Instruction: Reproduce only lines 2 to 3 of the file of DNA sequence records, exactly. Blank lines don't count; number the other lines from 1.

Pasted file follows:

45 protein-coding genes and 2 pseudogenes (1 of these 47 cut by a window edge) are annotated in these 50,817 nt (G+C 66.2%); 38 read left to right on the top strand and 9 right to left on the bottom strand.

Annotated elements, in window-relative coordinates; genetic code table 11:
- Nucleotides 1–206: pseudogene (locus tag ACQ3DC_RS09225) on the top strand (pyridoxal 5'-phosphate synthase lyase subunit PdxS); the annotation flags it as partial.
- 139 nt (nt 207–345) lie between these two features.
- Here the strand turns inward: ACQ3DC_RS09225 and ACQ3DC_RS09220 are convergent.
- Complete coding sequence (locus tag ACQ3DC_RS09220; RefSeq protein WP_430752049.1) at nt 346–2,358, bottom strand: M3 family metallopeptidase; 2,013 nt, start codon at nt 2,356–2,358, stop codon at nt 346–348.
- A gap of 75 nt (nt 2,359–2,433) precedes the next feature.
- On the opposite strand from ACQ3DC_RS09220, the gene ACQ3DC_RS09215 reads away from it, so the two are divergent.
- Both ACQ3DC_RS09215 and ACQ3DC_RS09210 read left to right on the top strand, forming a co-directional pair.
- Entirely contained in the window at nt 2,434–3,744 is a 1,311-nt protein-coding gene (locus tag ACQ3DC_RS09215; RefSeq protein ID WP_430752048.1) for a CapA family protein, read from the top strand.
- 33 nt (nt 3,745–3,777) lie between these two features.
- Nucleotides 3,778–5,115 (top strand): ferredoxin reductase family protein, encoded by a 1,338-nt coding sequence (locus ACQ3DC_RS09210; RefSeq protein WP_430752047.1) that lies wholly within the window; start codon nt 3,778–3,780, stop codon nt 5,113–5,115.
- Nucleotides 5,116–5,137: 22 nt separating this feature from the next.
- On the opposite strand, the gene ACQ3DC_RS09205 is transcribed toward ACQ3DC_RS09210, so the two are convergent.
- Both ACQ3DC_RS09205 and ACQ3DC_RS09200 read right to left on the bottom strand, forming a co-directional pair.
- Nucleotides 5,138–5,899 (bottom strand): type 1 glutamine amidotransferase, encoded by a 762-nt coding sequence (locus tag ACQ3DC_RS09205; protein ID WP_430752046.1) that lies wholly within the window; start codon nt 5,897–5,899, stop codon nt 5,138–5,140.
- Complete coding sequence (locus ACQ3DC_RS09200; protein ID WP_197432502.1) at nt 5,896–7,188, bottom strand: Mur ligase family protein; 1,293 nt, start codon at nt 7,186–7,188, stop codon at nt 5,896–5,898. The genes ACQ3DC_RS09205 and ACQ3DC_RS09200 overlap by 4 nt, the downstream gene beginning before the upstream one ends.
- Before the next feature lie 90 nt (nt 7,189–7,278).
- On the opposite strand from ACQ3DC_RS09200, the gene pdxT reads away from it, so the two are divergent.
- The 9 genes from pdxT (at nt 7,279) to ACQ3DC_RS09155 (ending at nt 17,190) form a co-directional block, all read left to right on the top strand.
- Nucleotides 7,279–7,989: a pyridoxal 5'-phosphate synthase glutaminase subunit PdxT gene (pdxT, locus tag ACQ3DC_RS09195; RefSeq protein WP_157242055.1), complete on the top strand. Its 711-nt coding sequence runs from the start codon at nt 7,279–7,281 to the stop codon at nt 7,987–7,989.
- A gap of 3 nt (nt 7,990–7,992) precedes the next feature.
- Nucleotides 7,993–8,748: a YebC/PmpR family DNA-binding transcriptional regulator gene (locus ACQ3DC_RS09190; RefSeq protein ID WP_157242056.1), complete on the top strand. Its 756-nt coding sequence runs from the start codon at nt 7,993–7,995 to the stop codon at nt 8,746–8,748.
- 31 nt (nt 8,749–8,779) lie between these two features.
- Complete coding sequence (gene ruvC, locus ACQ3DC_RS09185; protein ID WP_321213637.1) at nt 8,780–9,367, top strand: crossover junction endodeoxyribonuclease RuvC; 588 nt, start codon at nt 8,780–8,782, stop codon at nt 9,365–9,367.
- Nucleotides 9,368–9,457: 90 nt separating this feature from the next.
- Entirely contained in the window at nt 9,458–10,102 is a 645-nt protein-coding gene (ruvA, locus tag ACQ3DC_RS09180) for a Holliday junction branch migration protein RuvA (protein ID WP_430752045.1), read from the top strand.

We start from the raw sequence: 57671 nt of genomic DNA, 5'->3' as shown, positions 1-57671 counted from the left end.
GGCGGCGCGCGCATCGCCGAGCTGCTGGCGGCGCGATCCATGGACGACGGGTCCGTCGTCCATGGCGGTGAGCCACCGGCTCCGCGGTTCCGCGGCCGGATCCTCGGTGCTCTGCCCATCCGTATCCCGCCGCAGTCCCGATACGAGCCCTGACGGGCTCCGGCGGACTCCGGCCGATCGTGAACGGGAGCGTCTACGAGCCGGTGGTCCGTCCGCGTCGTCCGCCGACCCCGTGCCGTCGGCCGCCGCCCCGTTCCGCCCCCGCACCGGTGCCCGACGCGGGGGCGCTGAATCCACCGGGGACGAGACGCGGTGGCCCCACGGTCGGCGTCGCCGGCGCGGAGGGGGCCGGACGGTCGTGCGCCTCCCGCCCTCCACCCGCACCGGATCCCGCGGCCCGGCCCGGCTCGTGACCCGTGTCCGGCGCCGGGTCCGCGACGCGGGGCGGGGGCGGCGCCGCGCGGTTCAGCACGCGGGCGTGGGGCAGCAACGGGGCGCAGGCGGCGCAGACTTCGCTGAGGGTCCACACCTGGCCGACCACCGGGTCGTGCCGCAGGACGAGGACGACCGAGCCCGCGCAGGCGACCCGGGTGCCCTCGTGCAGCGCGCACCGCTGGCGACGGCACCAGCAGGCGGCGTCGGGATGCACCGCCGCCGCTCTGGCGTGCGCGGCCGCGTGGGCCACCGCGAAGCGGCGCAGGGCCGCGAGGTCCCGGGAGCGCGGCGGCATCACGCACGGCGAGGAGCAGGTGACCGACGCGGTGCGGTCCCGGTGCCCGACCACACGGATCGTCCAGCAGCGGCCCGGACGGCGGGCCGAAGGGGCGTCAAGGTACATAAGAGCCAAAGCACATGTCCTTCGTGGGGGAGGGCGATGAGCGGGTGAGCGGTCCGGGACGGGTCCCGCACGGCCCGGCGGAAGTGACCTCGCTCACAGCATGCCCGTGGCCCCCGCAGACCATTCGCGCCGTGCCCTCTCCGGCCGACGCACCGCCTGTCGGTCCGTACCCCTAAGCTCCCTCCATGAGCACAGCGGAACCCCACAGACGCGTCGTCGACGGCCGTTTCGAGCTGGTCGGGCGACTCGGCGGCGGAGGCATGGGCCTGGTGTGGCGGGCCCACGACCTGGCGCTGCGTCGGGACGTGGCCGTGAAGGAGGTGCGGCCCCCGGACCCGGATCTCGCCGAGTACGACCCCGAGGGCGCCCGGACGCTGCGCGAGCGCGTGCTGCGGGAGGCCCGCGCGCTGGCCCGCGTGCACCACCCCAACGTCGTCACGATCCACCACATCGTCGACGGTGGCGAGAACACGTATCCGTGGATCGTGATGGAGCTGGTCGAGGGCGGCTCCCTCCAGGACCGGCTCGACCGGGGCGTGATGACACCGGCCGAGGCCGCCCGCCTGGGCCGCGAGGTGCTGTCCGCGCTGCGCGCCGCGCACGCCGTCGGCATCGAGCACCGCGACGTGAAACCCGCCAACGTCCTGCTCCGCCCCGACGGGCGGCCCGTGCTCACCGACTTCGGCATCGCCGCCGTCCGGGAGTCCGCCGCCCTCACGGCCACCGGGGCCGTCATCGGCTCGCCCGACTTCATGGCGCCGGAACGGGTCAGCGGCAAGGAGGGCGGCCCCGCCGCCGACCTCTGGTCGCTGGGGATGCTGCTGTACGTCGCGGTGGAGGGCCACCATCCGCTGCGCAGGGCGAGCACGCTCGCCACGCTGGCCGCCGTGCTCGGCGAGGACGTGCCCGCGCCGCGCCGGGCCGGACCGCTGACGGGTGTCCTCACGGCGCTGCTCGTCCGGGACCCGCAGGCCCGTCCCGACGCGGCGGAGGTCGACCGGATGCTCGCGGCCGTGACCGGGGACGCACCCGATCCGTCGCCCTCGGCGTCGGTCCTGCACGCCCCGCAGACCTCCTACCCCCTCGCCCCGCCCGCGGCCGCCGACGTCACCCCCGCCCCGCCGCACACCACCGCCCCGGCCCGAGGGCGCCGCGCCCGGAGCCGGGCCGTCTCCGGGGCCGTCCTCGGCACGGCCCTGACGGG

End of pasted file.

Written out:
Annotated elements, in window-relative coordinates; genetic code table 11:
- Nucleotides 1–206: pseudogene (locus tag ACQ3DC_RS09225) on the top strand (pyridoxal 5'-phosphate synthase lyase subunit PdxS); the annotation flags it as partial.